Scholars urge cooperation and transparency as coronavirus spreads

Sharing of information improves after Chinese president Xi Jinping warns officials against withholding data

January 27, 2020
Source: iStock

Global scientists have emphasised the need for greater cooperation and transparency as they rush to study the rapidly spreading Wuhan coronavirus.

At the start of this week the number of people killed in China by the virus, which causes a type of pneumonia, had risen to 81. Almost 3,000 people were confirmed ill.

Stephen Morgan, executive director of the Nottingham China Health Institute at the University of Nottingham Ningbo China, said that “quality information and estimates based on the rapidly unfolding situation of epidemics [are] essential to inform government and health agencies in their response”.

“Some countries are more open than others. That has implications for quality science and quality evidence-based information to inform action,” he said. “Open governments would welcome all the inputs they could get. In Britain, the US and elsewhere, Western governments would immediately seek input from the leading experts, some of whom could well disagree with each other and with the government’s own specialist.

“At the end of the day what we need is the best evidence available on an epidemic outbreak for informed decision making.”

While there were reports of “whistleblowers” being detained or questioned earlier this month, information about the spread of the coronavirus has become more available in the past week, after President Xi Jinping warned officials against withholding data.

Two studies published in The Lancet on 24 January, led by scientists from Capital Medical University in Beijing and the University of Hong Kong-Shenzhen Hospital, offered the first clinical data on the spread of the virus.

In a sign of how quickly the disease was moving, Gabriel Leung, the University of Hong Kong medical dean who launched a report on the disease on 21 January, announced one day later that the results were “no longer valid, given that the reported number of exported cases has essentially doubled from 24 hours ago”.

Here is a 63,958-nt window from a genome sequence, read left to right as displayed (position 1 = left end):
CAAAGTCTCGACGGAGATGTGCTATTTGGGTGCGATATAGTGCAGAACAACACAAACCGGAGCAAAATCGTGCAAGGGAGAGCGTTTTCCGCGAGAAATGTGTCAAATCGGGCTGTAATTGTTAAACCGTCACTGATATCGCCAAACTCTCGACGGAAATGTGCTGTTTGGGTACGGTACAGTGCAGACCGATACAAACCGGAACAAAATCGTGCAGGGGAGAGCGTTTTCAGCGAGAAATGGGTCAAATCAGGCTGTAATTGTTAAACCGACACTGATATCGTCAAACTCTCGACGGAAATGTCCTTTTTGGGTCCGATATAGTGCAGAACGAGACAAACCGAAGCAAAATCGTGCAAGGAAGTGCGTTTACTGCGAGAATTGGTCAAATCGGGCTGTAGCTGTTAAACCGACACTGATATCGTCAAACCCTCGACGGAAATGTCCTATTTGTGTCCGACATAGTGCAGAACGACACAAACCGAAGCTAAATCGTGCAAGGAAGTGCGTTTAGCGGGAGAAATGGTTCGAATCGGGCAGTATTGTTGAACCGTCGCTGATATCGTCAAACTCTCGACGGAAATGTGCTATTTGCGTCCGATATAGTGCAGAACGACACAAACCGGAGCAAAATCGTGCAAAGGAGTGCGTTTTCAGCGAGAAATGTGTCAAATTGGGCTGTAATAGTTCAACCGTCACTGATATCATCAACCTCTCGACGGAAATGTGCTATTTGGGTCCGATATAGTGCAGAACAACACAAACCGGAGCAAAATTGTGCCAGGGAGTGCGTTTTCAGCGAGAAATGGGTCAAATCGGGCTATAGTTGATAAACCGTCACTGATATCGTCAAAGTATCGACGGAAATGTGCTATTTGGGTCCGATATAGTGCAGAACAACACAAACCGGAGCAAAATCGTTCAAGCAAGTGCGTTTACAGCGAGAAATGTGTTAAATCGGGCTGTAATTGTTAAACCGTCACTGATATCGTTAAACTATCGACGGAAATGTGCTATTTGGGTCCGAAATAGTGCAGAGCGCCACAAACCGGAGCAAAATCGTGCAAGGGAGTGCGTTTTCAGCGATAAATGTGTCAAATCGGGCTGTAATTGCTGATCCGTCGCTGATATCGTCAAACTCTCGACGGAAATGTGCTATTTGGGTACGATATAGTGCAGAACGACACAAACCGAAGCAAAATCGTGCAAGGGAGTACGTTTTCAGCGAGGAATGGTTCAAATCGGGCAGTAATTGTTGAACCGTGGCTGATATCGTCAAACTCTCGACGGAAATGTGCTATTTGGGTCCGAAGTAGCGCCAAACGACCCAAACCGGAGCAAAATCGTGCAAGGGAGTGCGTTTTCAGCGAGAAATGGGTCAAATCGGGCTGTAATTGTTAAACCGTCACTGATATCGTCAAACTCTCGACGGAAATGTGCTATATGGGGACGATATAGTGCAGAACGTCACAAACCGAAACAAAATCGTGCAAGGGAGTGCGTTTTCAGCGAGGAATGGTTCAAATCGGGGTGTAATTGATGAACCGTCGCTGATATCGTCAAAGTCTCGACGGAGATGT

Imperial College London, which published an initial estimate of the outbreak on 17 January, followed up with a 22 January report that estimated that 4,000 cases in Wuhan had onset symptoms by 18 January.

Meanwhile, the University of Queensland has been commissioned to fast-track a vaccine

“Academics do have a duty to the community of which they are a part,” Steve Tsang, director of the China Institute at SOAS University of London, told Times Higher Education. “In cases of public health where the general population can be exposed to a serious new health hazard, those academics working in the field have a responsibility to speak truth to power or speak out if necessary.”

Xue Lan, dean of Schwarzman College at Tsinghua University, told Chinese state media that “if [the government] continues to provide updated information, people will generally change behaviours. A critical part is how to establish trust in communication channels, so people rely on the information you provide.”

“The lesson from Sars is: Don’t be afraid of telling the public that you don’t know everything,” Professor Xue said, referring to the 2003 epidemic.

joyce.lau@timeshighereducation.com 

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